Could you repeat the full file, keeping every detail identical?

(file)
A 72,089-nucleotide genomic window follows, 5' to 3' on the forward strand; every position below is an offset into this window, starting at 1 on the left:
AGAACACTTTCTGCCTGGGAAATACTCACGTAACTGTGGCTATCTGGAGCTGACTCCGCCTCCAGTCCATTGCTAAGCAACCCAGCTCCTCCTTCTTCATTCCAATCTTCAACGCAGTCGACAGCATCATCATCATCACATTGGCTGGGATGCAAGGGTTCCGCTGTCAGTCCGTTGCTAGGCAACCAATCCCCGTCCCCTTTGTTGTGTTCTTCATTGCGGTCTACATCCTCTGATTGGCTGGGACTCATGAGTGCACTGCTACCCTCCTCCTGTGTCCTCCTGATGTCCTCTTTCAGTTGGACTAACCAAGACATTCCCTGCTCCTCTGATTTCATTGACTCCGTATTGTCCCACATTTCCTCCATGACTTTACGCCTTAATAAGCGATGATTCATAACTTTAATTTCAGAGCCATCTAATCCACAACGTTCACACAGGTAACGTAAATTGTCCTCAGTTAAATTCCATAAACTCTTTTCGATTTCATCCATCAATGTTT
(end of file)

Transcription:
A 72,089-nucleotide genomic window follows, 5' to 3' on the forward strand; every position below is an offset into this window, starting at 1 on the left:
AGAACACTTTCTGCCTGGGAAATACTCACGTAACTGTGGCTATCTGGAGCTGACTCCGCCTCCAGTCCATTGCTAAGCAACCCAGCTCCTCCTTCTTCATTCCAATCTTCAACGCAGTCGACAGCATCATCATCATCACATTGGCTGGGATGCAAGGGTTCCGCTGTCAGTCCGTTGCTAGGCAACCAATCCCCGTCCCCTTTGTTGTGTTCTTCATTGCGGTCTACATCCTCTGATTGGCTGGGACTCATGAGTGCACTGCTACCCTCCTCCTGTGTCCTCCTGATGTCCTCTTTCAGTTGGACTAACCAAGACATTCCCTGCTCCTCTGATTTCATTGACTCCGTATTGTCCCACATTTCCTCCATGACTTTACGCCTTAATAAGCGATGATTCATAACTTTAATTTCAGAGCCATCTAATCCACAACGTTCACACAGGTAACGTAAATTGTCCTCAGTTAAATTCCATAAACTCTTTTCGATTTCATCCATCAATGTTT